Dementia is a disorder that affects how the brain works and there can be a wide range of symptoms. For example, early symptoms of Alzheimer’s, the most common form of dementia, include minor memory problems and, as the condition progresses, disorientation, confusion and wandering.
There is currently no cure, but carers and care providers understand that creating a supportive, person centred environment can promote independence and significantly improve the quality of life for people with dementia, especially in the early stages.
Purpose designed signage
The world of the person with dementia can be stressful and frustrating. Because memory loss and wandering, are particular problems, the use of purpose designed, dementia signage has an important role to play in helping people with orientation difficulties to find their way more easily and safely around the home.
How the signage works
We offer high visibility signs to help people identify all the rooms within a care home, nursing home, hospital or even their home, not just the most important locations such as the toilet and bathroom.
The signs feature the room name in a plain, easy to read typeface, usually black or white on a bold background colour to give maximum contrast and ensure visibility in every location. The room name is then reinforced by an easily identifiable image to further aid recognition. Made from durable, wipe clean, fire rated plastics, the signs have smooth edges and rounded corners for maximum safety.
Directional signs with arrows are also available for residential homes and hospitals so that residents and patients can find their own way, without the feelings of stress or frustration that arise when forgetfulness is a symptom.
Even a home in which a person has lived for many years can become a strange place, so we also offer a range of domestic room signs, as well as cupboard and drawer stickers. These help to promote independence and enable people to stay longer in their own home.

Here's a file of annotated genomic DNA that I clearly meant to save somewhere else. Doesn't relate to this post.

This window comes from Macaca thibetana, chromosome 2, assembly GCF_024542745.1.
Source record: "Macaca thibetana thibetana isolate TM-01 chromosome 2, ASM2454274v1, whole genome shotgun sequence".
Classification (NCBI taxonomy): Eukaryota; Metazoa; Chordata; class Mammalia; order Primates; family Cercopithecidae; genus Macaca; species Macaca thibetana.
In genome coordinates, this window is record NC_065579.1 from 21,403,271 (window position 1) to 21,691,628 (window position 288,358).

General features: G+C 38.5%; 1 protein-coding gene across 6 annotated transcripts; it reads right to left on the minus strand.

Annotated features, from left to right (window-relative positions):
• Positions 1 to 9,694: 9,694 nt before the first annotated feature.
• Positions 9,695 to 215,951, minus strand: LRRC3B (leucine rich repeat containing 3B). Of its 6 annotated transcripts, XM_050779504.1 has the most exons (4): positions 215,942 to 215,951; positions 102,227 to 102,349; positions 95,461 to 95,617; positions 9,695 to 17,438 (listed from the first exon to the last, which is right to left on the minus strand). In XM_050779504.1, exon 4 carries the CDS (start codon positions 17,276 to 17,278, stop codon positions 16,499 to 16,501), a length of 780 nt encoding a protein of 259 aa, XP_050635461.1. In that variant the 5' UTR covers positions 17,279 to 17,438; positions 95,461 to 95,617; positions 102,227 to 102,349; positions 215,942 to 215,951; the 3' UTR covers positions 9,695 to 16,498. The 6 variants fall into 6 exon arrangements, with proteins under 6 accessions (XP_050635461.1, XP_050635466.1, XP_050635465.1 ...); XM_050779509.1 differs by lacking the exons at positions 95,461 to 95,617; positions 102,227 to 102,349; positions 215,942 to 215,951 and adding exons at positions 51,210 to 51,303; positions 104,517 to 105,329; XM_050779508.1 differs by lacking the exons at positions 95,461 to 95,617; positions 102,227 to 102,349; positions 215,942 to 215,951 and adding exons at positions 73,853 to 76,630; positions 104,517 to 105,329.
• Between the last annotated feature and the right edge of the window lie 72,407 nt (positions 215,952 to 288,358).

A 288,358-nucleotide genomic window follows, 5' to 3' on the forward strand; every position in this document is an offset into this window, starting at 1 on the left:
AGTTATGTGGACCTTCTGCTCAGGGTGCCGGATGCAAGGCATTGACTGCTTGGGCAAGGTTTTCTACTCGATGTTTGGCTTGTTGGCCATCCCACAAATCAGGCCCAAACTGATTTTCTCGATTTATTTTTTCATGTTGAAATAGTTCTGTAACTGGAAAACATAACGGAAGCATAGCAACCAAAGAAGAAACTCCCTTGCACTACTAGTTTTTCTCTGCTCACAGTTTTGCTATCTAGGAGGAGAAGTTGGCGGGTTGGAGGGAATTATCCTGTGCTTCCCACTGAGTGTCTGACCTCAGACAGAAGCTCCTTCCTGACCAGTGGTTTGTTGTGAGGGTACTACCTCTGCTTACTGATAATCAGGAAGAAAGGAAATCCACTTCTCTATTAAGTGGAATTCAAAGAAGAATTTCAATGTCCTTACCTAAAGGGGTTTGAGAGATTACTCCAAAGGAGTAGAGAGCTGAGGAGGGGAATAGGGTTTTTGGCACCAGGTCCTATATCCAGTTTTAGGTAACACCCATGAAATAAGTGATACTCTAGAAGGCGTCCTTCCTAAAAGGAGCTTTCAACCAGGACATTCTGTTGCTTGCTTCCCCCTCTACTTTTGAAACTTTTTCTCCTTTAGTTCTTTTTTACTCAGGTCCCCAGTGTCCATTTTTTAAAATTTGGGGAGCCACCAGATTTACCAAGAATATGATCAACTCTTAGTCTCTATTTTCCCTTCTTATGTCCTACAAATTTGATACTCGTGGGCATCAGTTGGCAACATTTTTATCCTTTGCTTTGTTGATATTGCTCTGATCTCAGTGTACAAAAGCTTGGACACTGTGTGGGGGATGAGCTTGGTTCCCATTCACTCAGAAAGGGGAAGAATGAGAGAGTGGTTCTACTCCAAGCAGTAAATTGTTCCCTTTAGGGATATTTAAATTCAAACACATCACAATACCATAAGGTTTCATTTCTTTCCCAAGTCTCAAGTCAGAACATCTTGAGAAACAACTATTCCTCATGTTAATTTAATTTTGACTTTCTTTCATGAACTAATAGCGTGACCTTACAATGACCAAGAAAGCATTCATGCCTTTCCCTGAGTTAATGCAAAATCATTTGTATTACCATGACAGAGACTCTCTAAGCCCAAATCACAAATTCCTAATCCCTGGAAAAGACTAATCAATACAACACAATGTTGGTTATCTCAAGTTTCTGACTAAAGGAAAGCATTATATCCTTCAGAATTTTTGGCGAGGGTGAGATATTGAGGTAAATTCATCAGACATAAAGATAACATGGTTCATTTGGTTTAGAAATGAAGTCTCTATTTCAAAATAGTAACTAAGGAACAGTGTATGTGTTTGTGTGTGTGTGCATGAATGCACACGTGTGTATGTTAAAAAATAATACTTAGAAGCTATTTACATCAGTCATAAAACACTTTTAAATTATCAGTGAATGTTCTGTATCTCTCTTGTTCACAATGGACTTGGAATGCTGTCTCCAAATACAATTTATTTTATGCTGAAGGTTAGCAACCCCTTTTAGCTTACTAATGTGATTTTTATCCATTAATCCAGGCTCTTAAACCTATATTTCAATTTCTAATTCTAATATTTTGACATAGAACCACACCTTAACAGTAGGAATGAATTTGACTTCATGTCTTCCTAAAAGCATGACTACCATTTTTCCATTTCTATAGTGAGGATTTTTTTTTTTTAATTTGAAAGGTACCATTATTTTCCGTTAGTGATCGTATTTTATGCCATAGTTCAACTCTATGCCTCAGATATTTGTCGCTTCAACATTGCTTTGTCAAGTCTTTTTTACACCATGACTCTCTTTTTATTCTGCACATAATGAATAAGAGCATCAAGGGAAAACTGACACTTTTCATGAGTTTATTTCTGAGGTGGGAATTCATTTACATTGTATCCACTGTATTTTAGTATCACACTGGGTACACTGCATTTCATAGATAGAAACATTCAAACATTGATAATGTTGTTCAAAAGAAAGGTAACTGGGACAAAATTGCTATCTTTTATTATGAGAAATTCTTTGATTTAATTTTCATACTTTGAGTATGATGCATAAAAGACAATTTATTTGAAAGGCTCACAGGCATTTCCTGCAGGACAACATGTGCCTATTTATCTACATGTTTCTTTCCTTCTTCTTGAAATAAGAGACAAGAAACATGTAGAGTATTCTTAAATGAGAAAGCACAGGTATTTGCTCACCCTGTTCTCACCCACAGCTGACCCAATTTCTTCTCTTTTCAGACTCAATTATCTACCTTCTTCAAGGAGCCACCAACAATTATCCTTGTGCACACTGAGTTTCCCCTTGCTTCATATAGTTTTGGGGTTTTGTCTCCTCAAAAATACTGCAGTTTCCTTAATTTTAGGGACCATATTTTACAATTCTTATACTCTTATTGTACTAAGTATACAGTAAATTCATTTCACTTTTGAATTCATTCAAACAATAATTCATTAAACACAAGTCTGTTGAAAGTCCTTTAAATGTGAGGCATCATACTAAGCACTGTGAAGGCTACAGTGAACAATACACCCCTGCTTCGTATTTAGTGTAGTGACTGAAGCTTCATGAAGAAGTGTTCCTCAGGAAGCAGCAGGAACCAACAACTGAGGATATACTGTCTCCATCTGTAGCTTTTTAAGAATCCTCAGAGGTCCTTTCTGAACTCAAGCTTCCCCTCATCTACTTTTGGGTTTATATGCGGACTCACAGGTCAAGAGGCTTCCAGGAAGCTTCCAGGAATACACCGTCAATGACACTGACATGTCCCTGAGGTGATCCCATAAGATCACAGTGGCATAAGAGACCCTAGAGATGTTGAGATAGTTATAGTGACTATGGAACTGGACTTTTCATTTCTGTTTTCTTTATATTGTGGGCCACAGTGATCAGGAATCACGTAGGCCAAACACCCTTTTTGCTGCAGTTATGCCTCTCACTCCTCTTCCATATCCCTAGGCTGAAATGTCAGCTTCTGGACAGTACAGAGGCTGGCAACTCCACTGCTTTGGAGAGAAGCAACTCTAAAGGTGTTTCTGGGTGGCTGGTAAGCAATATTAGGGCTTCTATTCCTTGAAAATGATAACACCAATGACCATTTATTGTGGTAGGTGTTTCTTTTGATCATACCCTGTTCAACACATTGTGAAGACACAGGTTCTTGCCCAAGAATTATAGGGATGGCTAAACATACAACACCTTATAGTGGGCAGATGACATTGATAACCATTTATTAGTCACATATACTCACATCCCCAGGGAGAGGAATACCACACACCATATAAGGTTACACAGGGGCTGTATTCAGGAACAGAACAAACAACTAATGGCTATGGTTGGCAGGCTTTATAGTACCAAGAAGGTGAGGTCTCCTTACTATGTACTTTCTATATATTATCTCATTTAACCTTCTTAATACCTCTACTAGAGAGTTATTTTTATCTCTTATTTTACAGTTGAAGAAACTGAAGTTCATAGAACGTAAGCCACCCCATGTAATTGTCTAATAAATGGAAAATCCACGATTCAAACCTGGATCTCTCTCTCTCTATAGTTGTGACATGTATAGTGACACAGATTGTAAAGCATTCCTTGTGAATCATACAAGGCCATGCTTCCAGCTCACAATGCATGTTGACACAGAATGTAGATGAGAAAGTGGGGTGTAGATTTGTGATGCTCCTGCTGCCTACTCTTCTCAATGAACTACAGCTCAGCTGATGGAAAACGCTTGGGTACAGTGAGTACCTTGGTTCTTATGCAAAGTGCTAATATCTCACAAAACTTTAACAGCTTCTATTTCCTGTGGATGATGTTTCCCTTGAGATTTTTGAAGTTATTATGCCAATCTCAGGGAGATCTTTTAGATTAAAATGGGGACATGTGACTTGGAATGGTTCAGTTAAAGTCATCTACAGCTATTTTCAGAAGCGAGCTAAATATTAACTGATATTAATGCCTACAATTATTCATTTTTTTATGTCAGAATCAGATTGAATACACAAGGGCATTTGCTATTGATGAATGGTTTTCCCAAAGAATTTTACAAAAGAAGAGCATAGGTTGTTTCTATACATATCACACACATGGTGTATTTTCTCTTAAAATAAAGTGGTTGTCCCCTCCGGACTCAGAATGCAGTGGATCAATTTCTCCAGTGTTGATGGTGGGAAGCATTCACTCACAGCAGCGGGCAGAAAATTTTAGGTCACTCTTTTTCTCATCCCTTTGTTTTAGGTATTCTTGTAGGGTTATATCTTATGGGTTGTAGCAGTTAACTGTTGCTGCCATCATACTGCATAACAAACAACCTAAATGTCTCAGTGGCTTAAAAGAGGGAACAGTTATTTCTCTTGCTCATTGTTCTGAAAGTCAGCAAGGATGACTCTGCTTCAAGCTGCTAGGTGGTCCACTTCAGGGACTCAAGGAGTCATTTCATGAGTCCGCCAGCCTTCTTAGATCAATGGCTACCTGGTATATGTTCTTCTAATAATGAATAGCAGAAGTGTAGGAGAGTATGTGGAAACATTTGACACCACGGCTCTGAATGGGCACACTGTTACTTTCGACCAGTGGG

Signage for hospitals
Dementia is a growing problem, especially in care and nursing homes where estimates suggest that 60% of residents already have some form of dementia. Hospitals too must increasingly make provision for older people with dementia.
Signs are available for all the main rooms within a residential home that residents and patients may wish to use. By guiding residents to the most frequently visited areas such as the lounge, dining room, garden and, most importantly, the toilet, these signs help to promote independence and self confidence. It can also help the home to run more efficiently and place fewer demands on staff.
If residents are liable to wander aimlessly round the corridors, it’s important that they stay safe and are not able to enter unsupervised into areas, such as the kitchen, where they could come to harm. For this reason it is not advisable to have dementia signs for rooms/areas (e.g. kitchen, office, lifts) which residents should not visit unaccompanied.
For the person with dementia, proper signage, therefore, can help to promote independence, boost confidence and contribute to their general feeling of well being.